A Toast to a Dearly Departed Saint: As a TSAD, I sat with the delegation from my home presbytery. One night Presbytery Saint took our group out to dinner at a family-style Italian place. Aside from some of our group not understanding how family-style worked, leaving this closeted pregnant woman ravenous while heaping plates of pasta languished at the far end of the table, it was a fine evening. I only saw Presbytery Saint once more after that, and it was at my ordination, when he offered me his arm and walked with me into the chancel of the church, “presenting” me for ordination. He died last year. As I shared with NotShyChiRev at the time, I wish I knew the male equivalent of dame, because that’s what he was.

In Training for Presbytery Exec: I attended one day of the Richmond GA. My mother-in-law was there as interim executive presbyter for a presbytery in the upper Midwest. I ended up sitting next to her in the EP section, listening and gabbing and knitting with those cynical, seen-it-all EPs. Some gruff old guy in the seat next to mine was really bothered by my crashing their party… [shrug]

We Are the Body of Christ…?: Whoever decides on the placement of organizations in the exhibit hall has a dry sense of humor. Presbyterians Pro-life is always spittin’ distance from Presbyterians Affirming Reproductive Options, although thankfully, I’ve never seen any spitting. Same with the various groups on all sides of the GLBT ordination issue. I like to think that the folks are civil, even friendly, with one another. They have a job to do and they’re there to do it—nothing personal. Reminds me of that old Sam Sheepdog and Ralph Wolf cartoon—the two characters talk amiably on their way in to work ("Morning, Ralph." "Morning, Sam".) Then they punch the time-clock and go at it.

Earning my Street Cred: As a TSAD I gave the opening prayer for one of the plenary meetings. Thankfully I was unable to see the Jumbotron from the stage, otherwise I would have surely been embarrassed by my Gargantuan Pregnancy Acne. I served on a high-profile committee that year, and also spoke from the plenary floor a few times, and as a result I am proud to say that I’ve been quoted in the Layman.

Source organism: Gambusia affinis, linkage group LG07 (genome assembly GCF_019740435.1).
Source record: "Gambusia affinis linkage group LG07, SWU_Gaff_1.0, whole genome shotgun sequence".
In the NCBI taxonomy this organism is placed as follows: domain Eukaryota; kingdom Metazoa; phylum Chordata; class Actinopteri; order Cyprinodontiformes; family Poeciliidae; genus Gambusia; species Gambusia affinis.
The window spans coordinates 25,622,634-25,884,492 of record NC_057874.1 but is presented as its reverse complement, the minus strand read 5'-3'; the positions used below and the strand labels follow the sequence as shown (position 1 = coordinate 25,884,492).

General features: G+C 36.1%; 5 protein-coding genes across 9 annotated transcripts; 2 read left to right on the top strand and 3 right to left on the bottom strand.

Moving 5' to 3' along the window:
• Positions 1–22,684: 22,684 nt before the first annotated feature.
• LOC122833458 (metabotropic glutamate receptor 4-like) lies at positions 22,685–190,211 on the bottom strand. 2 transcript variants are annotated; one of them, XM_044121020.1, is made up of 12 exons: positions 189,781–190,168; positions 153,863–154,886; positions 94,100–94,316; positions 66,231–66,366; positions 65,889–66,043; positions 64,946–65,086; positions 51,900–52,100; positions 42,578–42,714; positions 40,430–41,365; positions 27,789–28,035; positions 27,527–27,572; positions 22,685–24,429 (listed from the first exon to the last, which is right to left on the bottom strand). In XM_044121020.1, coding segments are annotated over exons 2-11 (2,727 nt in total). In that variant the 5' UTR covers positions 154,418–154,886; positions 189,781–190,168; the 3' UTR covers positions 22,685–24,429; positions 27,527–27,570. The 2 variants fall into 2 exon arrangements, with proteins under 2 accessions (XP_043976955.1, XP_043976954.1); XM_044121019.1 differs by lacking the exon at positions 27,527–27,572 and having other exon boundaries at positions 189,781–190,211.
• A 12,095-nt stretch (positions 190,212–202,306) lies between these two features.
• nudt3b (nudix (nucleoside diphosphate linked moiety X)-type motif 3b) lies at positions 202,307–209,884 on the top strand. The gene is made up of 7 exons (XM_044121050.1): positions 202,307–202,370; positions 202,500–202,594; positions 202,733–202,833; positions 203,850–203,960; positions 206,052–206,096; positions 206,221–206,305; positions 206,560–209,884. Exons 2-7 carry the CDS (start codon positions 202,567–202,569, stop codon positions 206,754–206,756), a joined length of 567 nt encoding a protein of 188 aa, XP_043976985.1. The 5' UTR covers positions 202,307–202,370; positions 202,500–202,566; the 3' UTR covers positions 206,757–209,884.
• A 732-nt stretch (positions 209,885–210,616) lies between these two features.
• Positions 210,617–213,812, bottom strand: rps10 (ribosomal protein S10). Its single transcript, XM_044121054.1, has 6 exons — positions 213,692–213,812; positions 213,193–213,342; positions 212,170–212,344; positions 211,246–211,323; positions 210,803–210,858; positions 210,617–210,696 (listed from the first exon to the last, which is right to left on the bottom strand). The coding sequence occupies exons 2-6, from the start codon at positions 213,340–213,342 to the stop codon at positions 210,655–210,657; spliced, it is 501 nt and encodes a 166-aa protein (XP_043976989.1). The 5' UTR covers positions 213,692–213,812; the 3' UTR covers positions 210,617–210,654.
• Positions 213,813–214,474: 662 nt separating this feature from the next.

Yes, I have arrived. I’m sure my name’s on a no-hire list somewhere as a result.

I Have My Own Presbytery: As some of you know, I have a long name: Firstname Lastname Marriedname. A few weeks after the GA where I was a TSAD, my theology professor sent me a one-line e-mail:

“Where exactly is the Presbytery of Marriedname?”

Apparently one of the quotes in the Layman identified me as “Firstname Lastname, of the Presbytery of Marriedname.”

Now, I’ve heard the Layman described as the National Enquirer of the PCUSA. I know good people who read it, but let me just say this about that comparison: if they can’t even be bothered to factcheck something theologically neutral, like the names of presbyteries, does anyone think they’re going to go out of their way to factcheck some misleading piece of information that supports their point of view?

At any rate, I’d like to invite you to join the Presbytery of Reverendmother. Our meetings are short, uplifting, and always preceded by dinner and ‘ritas at the nearby Tex-Mex place.